The Public Theater at the Delacorte Theater
By: David Sheward
Though at it times it seems as though they are playing The Taming of the Shrew rather than Much Ado About Nothing, Hamish Linklater and Lily Ra
be make a perfect pair of battling would-be lovers in the Public Theater’s first production of the 52nd season of free Shakespeare in Central Park. Linklater is particularly intense as the confirmed bachelor Benedick tricked into believing Rabe’s waspish Beatrice is smitten with him. Sporting a full beard which he later only partially shaves off, Linklater makes Benedick an easily provoked hothead and he perfectly times his rants for maximum comic effect.
Rabe calls to mind a young Katharine Hepburn or Jean Arthur in one of those dazzlingly witty 1940s movies as she willfully rejects the manifestations of romantic love but gradually warms to them. When the two get together the wit flashes and at times director Jack O’Brien allows the decibel level to get slightly higher than it should, but the sparks of mutual attraction are real and glittering.
O’Brien has decided to take Shakespeare’s original setting as a cue for concept. Set designer John Lee Beatty has created a gorgeous Sicilian villa, complete with a vegetable garden, which serves as the single location and costume designer Jane Greenwood dresses the cast in elegant early 20th century clothes. The play opens with Italian dialogue, gradually seguing into the Bard’s immortal speeches. The director adds a hokey gimmick of moving a huge garden wall with the magic of music, but that’s the only sour note in an otherwise lyrical, enchanting production.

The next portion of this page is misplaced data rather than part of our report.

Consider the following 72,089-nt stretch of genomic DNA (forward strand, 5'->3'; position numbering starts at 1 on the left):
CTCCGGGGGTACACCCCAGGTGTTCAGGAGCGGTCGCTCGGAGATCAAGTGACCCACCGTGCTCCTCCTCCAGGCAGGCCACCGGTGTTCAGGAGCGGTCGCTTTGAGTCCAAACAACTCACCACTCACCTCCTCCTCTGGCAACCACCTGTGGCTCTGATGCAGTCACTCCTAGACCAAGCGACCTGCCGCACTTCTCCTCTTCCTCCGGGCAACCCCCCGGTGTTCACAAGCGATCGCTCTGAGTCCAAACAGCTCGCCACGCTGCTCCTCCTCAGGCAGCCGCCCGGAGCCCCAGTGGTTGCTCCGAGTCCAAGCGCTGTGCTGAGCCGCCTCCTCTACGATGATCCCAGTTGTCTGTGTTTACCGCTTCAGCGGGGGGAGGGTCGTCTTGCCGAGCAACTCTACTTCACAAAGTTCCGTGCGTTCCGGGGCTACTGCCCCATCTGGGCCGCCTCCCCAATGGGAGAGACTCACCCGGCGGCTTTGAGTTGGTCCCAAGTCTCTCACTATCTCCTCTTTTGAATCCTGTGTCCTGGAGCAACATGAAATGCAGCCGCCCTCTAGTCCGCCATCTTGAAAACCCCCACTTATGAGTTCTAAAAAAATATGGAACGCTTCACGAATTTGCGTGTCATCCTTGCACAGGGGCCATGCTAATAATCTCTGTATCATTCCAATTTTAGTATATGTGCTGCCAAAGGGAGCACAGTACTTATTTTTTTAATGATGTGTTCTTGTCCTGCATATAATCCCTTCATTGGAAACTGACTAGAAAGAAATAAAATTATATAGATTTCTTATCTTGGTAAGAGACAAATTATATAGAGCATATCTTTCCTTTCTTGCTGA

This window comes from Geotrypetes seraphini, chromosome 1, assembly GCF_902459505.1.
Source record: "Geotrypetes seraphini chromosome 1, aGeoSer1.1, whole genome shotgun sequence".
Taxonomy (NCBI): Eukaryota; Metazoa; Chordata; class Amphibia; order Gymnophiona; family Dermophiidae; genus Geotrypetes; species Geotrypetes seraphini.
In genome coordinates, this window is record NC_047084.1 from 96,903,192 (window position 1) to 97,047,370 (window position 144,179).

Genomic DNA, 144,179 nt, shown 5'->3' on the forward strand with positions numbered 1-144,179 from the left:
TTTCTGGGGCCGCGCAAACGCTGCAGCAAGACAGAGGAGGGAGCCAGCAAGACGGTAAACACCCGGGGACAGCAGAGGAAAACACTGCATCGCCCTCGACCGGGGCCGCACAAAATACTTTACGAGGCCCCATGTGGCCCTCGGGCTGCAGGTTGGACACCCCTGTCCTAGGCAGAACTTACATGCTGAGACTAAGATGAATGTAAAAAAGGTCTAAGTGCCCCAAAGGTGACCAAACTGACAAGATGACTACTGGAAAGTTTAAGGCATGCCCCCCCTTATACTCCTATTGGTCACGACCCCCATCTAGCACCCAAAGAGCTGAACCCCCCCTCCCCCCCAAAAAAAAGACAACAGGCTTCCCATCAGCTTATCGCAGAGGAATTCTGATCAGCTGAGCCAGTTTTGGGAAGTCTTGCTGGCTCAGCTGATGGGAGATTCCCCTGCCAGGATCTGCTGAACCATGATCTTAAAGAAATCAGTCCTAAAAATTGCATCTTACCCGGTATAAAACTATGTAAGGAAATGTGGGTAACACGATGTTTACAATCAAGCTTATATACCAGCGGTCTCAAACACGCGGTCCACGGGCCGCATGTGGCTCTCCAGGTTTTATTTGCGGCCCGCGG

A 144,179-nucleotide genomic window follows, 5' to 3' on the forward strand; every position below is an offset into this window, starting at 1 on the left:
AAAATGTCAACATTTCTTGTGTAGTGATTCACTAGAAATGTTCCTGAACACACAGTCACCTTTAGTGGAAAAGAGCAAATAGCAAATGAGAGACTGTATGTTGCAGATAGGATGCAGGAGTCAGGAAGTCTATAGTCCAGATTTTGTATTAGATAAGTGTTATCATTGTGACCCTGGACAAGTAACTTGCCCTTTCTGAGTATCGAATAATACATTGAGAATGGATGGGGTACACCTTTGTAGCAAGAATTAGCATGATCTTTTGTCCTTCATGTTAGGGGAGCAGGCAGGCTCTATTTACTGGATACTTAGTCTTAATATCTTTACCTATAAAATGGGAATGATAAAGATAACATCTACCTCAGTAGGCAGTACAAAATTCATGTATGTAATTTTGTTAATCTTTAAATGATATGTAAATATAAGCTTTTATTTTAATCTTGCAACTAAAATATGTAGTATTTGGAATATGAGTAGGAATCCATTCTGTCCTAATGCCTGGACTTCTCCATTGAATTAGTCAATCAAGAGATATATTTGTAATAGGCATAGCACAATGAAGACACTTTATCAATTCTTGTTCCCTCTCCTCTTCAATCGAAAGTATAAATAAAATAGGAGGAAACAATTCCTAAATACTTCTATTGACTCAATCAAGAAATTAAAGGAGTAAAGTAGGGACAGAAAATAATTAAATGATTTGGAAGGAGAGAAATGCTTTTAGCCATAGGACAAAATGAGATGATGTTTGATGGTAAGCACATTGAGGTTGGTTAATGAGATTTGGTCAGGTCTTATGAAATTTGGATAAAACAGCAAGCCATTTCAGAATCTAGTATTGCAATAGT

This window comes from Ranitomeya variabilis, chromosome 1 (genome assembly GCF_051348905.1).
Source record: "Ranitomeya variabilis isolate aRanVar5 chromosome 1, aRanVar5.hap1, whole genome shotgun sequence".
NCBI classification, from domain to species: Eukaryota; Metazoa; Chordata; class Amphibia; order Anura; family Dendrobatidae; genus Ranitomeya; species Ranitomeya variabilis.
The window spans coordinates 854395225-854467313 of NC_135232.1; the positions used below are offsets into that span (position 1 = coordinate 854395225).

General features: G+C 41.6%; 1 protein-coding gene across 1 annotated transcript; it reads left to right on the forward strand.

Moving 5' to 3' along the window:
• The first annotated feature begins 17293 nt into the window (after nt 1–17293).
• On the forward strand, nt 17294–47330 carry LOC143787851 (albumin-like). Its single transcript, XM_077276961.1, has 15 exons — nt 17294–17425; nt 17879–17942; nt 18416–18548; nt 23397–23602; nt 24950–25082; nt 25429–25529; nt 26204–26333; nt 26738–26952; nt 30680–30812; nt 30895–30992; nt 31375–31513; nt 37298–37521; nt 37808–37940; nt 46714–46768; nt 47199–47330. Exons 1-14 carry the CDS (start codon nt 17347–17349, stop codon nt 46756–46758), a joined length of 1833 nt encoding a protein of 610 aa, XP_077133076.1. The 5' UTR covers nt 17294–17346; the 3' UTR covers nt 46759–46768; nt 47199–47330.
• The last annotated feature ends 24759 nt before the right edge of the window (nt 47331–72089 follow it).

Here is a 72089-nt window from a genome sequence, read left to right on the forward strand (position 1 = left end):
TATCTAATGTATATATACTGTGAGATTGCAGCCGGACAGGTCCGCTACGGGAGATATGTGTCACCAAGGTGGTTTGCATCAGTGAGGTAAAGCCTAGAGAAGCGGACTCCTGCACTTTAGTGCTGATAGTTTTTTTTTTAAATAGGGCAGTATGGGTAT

The supporting company is chock full of able comedians, both experienced and new to the scene. Brian Stokes Mitchell lends his hearty baritone to the virile captain Don Pedro while Pedro Pascal is a devilishly attractive villain as his bastard brother Don John. As Beatrice’s distinguished uncle Leonato, John Glover gives equal weigh to the merry fooling in the plot to deceive his niece and Benedick and to the heart-rending sorrow required when he must sham mourning for his daughter, Hero (a lovely Ismenia Mendes). Jack Cutmore-Scott endows Hero’s suitor Claudio with the appropriate dash and impetuosity.
The only segment of this zestful production that doesn’t really work is the so-called comic relief. Perhaps because he has given the lead lovers a free hand to be as broad as they wish, the clownish types come across as exaggerated. John Pankow as the buffoonish constable Dogberry and Zoe Winters as the shrewish waiting gentlewoman Margaret are the worst offenders. But much of this Ado makes up for any deficiencies.
June 16-July 6. The Public Theater at the Delacorte Theater, W. 81 St. and Central Park West, NYC. Tue.-Sun., 8 p.m. Running time: two hours and 20 mins. including intermission. Free. (212) 539-8500 or www.publictheater.org.